It is a known fact that blood donation can go a long way when it comes to saving lives. Blood donation is safe for the blood donor and can even have several positive effects on the health. There is no artificial substitute for blood which is why regular blood donation is vital to many patients suffering from different conditions such as hemophilia, chronic anemia, and thalassemia. Infants, children, teenagers, adults, and the elderly alike may need blood transfusion at some point due to an illness or accident and blood donations can help increase their chances of survival.
A History of Blood Transfusion and Donation
The first successful blood transfusion in humans was achieved in the year 1818 on a patient suffering from postpartum hemorrhage although it was followed by one failure after another due to lack of knowledge and research. It wasn’t until the year 1901 when Karl Landsteiner discovered the first 3 blood groups present in man that it became clear that blood incompatibility was the main reason for blood transfusion failure giving way to blood typing and cross-matching procedures.
In the year 1940, the U.S. government started a national blood collection program and Plasma for Britain, a blood processing program for English war victims, was established under Dr. Charles Drew. The Red Cross began a National Blood Donor Service in the year 1941 with the aim to collect blood for U.S. soldiers which ended in the year 1945 after collecting more than 13,000,000 pints of blood from donors.
The first countrywide blood program especially for civilians was opened by the Red Cross in the year 1948 in Rochester, New York and after a year, there were 1,500 blood banks in hospitals, 46 blood centers in communities, and 31 regional blood centers by the American Red Cross. In the year 1972, Red Cross appealed to have a national blood policy with standardized practices and purely volunteer donations to put a stop to paid blood donations but this wasn’t put in effect by the federal government until two years later.
Blood Donation Facts
- About 5% of people who are eligible to donate blood actually take the time to undergo blood donation. About 32,000 units of blood are used up in the United States and the only source of blood is from volunteer donors.
- It only takes an hour to donate blood. This already includes answering the medical questionnaire, checking of the donor’s vital signs, and the actual blood donation process which takes about ten minutes.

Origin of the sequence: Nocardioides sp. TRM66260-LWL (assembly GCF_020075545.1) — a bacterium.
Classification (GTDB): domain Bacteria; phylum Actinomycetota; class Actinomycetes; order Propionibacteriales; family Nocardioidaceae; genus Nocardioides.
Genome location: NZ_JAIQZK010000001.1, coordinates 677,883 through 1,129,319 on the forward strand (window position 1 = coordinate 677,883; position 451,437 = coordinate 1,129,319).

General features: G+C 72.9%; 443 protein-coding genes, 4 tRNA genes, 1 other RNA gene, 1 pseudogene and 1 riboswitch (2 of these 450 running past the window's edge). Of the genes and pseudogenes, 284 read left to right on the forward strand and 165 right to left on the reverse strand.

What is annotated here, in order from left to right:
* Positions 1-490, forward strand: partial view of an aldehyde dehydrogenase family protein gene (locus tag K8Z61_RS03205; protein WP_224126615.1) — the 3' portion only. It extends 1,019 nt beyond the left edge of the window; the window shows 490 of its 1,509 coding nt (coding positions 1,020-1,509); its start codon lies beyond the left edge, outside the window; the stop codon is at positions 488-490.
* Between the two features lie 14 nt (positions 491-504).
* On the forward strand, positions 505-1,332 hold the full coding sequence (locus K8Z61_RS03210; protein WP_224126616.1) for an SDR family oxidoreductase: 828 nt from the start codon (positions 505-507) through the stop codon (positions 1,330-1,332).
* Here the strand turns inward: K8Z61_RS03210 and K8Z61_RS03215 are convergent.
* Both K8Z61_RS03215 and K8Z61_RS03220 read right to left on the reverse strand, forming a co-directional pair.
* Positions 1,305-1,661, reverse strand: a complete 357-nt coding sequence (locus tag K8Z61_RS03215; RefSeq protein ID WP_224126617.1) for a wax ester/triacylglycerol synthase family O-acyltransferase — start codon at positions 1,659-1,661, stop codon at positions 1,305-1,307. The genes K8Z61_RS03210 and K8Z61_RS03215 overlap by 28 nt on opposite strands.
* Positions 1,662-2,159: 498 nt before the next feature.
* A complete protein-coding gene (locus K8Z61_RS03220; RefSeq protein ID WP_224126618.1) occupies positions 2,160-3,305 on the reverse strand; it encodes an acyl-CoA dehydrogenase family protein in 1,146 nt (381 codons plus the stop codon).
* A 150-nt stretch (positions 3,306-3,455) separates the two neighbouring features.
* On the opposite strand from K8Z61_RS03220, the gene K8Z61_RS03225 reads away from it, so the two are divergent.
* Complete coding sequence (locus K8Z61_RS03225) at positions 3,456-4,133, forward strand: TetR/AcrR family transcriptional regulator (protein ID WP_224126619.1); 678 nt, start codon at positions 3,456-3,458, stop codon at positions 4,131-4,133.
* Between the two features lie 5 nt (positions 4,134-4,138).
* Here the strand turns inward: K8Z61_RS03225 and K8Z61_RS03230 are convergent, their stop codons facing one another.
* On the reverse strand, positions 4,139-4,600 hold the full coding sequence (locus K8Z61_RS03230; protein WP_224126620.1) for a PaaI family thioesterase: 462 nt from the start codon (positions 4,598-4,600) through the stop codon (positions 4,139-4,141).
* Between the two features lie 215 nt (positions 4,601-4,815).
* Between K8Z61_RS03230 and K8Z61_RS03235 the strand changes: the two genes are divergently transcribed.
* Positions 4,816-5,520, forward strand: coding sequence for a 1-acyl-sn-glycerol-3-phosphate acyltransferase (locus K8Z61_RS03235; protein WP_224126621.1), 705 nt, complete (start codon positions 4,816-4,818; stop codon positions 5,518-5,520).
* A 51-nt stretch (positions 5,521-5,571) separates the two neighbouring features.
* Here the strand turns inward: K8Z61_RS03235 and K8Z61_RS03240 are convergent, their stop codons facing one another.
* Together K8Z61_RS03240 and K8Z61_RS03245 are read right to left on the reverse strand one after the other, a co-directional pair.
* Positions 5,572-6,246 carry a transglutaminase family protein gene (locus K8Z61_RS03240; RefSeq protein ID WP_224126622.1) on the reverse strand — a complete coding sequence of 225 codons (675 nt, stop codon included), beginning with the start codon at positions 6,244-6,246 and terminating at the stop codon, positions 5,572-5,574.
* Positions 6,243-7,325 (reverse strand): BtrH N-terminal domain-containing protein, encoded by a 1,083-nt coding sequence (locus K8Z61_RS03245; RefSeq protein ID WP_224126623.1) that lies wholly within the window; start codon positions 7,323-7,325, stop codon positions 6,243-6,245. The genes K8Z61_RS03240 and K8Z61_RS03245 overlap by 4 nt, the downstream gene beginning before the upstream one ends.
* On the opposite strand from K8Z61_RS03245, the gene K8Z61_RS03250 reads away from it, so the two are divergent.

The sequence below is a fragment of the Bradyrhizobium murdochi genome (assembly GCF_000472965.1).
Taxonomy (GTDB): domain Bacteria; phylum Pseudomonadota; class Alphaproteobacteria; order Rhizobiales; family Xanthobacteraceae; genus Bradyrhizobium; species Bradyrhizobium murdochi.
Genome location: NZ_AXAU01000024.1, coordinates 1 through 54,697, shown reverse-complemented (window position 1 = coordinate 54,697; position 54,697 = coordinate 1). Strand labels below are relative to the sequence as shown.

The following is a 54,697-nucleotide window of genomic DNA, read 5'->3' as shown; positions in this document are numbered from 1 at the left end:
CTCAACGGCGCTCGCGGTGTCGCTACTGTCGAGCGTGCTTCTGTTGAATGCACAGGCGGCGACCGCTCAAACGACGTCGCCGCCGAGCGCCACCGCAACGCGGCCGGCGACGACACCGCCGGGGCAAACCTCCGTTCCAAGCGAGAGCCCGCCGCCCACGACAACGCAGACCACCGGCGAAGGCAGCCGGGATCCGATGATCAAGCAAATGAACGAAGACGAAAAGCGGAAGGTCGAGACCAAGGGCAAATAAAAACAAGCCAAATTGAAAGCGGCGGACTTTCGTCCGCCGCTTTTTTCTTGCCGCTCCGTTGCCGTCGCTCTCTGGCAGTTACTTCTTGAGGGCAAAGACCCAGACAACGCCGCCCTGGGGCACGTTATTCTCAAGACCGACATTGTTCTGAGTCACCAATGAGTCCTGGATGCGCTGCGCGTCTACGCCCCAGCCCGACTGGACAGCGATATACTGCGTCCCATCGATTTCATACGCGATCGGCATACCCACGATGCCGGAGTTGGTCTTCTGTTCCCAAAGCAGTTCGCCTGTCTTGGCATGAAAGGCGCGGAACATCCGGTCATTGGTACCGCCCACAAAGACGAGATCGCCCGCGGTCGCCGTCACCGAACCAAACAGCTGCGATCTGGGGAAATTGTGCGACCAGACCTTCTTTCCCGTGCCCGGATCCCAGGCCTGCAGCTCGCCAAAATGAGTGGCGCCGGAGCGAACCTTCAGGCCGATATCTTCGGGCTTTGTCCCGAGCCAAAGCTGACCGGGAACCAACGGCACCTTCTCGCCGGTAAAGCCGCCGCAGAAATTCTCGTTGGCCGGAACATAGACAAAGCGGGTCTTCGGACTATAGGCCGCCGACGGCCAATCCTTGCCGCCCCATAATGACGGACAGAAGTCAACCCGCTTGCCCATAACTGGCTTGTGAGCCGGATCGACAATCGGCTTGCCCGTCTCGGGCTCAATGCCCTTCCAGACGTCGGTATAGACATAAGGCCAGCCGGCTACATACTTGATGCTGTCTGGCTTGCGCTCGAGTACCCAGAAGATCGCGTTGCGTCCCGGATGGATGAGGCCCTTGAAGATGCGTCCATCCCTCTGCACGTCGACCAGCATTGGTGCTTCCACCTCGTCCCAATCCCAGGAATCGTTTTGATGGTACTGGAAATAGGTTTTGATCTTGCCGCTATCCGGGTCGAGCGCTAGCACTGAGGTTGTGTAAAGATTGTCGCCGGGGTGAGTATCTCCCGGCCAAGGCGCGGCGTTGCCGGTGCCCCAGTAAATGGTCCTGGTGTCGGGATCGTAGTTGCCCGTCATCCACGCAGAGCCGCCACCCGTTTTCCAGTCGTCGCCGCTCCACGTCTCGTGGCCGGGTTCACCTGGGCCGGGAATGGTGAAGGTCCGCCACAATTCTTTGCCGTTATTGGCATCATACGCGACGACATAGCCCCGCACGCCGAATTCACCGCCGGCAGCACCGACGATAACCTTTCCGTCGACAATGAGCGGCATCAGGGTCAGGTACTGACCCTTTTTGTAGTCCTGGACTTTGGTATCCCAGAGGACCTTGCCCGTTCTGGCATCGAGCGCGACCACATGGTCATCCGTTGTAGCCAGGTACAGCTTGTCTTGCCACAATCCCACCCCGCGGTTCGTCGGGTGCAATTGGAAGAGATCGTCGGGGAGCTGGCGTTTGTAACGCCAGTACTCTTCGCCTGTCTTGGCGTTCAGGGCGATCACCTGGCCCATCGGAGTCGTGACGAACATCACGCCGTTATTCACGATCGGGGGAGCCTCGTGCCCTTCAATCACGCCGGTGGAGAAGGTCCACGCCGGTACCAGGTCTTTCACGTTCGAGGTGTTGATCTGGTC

- Blood components have a shelf life. Red blood cells can only last for 42 days if refrigerated while platelets can only last for a maximum of 5 days.
- About 7.5% of the blood volume of adults is extracted during blood donation. The body produces more new cells at a faster rate after blood donation and red blood cells can be replaced within three to four days while white blood cells are replaced within three weeks.
- People with high blood pressure can qualify for blood donation as long as the blood pressure is below 180/100 mmHg at the time of donation. Taking medications is also not a cause for automatic disqualification from donating blood. Donors taking antibiotics will be deferred from donating until 24 hours after the last dose has been taken while individuals who are unsure of the medications taken will be deferred for 28 days.
Blood Donation Benefits:
One of the seen benefits of blood donation is better blood health. Research has shown that donating blood can decrease iron levels in the blood. High levels of iron in the blood is said to be linked with an increased risk for developing heart disease due to the development of free radicals in the body. Free radicals cause changes in the cell and can lead to cellular dysfunction and cellular death. Post menopausal women as well as men have higher incidences of heart disease compared to women of child-bearing age who menstruate and lose iron levels monthly.
Another benefit of donating blood is the donor gets to have a regular health screening. Before a donor can donate blood, he or she will have to provide a health history and a medical professional will take the vital signs such as the blood pressure and pulse rate. Hemoglobin levels in the blood will also be checked to ensure that it is within normal range. The donor’s blood will also be screened for infectious diseases such as Hepatitis and HIV. The screening process for blood donors ensures that the recipient will come to no harm after the transfusion and can also benefit the donor by making him or her aware of any possible health concerns.
Human blood is valuable and there is no substitute for it. Donating blood regularly can help save thousands of lives each year and can also be good for the health. One hour is all it takes, 3 to 4 times in a year, to save a life.